As I have said so many times on this blog, it breaks my heart to see so many possibilities for a great historical property fall victim to neglect or new development. It is always refreshing to see the opposite happen. It is especially refreshing to see it happen to an entire town.
This summer I had the opportunity to spend a great deal of time in historic Bucks County, Pennsylvania. As I explored lovely Doylestown and the surrounding area, I was pleased to find a very active Historical Society dedicated to preserving the buildings and culture of the town.
Doylestown and the surrounding area are full of history. The quaint old houses that now serve as home base for law firms, investment gurus and real estate agents all feature handsome plaques where their original build dates are inscribed. Most of them were built in the mid-1800s. Even buildings that are no longer there have their moment in history marked, such as the spot of the old school, which now features peaceful trees and benches a stone’s throw away from the courthouse. Businesses thrive in the busy yet quaint downtown area.
It wasn’t always this way. In the early 1960’s, shopping centers began moving in, and that drew customers away from the downtown. Stores began to close, and many storefronts were empty. It is a sad story that has been repeated over and over in small towns across the United States.
Something had to be done. A plan that included urban renewal funds was proposed, but it would mean tearing down more than 20 historic properties to make room for a parking lot. That’s when Doylestown citizens stepped in with an outcry of protest and took matters into their own hands.
Since then, the revitalization of the downtown has been impressive. Eclectic little shops do a brisk business alongside big-city staples like The Gap. The County Theater opened in 1938, and today the two screens operate as a non-profit community project. Despite the presence of a massive and much more modern theater just a few miles down the road, when I attended a showing of a classic movie at County, the room was packed. Almost every seat was filled!
Big draws in the town include four world-class museums, which are historical marvels in their own right. Fonthill Museum was the home of Henry Mercer, who made a career of many things but made his true mark as a collector. The massive home, which looks very much like an old-world castle, features Medieval, Gothic and Byzantine styles and is one of the first examples of a structure built with reinforced concrete. Mercer also built Mercer Museum and Moravian Pottery and Tile Works. These properties are maintained by the Bucks County Historical Society.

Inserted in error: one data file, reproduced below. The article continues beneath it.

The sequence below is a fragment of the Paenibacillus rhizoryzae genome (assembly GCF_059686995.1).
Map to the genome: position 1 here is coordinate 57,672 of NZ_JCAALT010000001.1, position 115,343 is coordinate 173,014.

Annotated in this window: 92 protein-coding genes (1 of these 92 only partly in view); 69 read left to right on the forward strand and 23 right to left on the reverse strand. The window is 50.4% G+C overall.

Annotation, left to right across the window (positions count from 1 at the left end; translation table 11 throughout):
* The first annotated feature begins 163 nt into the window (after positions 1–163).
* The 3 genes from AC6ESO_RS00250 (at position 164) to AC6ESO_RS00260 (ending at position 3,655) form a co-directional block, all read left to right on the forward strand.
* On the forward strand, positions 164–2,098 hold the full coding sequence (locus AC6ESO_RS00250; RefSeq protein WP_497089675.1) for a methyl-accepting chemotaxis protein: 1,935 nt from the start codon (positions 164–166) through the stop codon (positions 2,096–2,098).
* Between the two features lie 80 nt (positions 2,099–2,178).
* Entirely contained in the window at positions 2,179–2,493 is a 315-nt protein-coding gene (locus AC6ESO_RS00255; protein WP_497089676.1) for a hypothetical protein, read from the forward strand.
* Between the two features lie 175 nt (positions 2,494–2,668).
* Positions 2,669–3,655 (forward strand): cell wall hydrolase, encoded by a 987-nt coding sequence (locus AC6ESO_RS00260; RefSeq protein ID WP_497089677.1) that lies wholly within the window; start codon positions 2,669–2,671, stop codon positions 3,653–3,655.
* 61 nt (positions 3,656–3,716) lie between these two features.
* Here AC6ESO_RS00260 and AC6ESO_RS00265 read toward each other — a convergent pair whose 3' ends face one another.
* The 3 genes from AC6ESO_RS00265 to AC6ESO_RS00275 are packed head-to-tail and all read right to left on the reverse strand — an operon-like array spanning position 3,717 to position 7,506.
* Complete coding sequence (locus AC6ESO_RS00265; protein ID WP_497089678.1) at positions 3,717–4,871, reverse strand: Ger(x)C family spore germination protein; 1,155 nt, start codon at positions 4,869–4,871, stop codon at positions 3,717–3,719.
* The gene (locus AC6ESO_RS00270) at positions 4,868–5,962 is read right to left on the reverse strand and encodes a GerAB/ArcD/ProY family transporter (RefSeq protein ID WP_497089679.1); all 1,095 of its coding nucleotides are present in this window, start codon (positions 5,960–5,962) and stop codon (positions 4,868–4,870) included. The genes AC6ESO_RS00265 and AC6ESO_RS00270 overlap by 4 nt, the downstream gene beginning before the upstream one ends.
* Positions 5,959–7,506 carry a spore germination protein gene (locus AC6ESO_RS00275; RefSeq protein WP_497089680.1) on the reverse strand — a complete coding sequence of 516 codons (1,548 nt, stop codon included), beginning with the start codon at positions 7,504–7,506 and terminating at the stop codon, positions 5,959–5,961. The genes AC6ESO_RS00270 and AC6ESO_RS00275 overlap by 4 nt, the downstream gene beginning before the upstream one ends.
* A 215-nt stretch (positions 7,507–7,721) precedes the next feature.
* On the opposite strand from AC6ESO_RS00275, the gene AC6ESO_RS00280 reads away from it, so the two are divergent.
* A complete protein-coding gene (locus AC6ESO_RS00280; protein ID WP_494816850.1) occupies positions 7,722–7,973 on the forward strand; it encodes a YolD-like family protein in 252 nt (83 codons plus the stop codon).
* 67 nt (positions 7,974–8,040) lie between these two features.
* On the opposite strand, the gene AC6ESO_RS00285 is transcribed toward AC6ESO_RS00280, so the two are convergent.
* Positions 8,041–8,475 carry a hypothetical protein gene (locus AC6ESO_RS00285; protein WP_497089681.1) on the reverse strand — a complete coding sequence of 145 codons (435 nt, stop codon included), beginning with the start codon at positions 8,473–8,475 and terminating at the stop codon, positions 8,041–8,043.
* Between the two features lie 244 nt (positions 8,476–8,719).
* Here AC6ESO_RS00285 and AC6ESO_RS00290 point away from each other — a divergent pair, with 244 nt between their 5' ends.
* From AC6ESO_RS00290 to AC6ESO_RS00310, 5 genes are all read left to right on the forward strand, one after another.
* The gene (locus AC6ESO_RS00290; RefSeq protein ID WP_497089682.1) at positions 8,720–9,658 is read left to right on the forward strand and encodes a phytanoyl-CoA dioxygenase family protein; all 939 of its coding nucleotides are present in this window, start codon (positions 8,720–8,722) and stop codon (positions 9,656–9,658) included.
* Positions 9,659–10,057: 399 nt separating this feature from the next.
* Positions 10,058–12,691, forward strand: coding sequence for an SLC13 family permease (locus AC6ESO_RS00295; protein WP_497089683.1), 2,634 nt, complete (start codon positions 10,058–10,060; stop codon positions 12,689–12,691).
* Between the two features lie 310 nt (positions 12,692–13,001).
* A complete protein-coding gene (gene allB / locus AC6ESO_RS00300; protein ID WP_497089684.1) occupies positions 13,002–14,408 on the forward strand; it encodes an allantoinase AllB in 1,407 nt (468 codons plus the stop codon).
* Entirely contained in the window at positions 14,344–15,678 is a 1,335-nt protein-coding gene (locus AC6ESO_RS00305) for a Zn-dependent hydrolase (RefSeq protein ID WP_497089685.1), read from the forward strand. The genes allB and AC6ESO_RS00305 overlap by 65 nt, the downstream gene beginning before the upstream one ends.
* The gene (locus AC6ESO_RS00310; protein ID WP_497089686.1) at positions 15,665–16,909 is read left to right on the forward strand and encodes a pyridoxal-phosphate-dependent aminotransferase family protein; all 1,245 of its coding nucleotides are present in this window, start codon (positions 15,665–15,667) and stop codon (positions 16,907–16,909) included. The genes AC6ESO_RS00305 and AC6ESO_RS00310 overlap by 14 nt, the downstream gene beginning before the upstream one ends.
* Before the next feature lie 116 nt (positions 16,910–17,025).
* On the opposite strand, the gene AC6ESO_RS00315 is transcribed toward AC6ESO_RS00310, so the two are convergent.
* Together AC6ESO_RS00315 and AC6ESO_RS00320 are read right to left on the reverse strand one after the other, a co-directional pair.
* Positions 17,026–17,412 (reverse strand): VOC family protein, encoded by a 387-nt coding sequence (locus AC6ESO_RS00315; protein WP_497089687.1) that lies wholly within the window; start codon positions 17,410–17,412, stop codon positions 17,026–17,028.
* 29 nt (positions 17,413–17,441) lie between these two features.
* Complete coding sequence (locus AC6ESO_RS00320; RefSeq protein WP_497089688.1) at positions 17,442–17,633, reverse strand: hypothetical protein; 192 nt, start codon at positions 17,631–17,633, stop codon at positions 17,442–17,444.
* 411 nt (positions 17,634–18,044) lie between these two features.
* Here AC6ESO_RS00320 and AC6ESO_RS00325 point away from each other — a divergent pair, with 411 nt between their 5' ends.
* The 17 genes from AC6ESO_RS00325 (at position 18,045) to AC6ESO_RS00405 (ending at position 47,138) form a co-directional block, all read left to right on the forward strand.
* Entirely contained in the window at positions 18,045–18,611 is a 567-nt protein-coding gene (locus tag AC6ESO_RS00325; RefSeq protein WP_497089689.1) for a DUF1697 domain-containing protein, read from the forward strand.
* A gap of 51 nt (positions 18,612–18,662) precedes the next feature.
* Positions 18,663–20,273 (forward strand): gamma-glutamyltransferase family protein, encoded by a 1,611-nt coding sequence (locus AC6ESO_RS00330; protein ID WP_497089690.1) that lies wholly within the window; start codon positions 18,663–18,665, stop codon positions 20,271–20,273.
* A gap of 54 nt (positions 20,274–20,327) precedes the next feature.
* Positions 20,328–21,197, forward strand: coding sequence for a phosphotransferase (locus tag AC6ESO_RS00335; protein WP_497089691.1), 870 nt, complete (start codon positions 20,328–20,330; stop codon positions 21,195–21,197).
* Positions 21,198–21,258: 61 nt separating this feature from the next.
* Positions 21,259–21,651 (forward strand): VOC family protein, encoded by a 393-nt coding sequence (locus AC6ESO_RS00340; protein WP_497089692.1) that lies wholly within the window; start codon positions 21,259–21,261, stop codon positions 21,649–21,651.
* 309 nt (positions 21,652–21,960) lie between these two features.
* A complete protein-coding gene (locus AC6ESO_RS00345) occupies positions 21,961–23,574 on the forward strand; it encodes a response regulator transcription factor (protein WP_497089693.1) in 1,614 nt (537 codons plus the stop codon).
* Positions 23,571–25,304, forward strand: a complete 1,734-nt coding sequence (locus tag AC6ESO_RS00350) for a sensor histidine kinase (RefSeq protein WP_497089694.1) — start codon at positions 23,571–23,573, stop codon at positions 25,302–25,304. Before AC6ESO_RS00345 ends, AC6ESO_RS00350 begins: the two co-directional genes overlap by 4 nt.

Across the street from the Mercer Museum is a property that looks suspiciously like a prison–and that’s exactly what it was. The James A. Michener Museum, showcasing the works of the late author, was originally built as the Buck County Prison in 1884. After a century, the building was being torn down when County Commissioners stepped in and agreed to lease the old prison to create the new museum. It opened to the public in 1988.
Walking through Doylestown and venturing into broader Bucks County is a history lesson around every corner. From the old buildings that have been beautifully restored to the Pearl S. Buck House out in the countryside, each historical landmark is a sign of victory for those who want to keep their heritage alive.
This is what can happen when truly dedicated community members form an active historic society and then use their time and money to back up their commitment. If a historical society were this active in every community, the world might be an even more interesting place.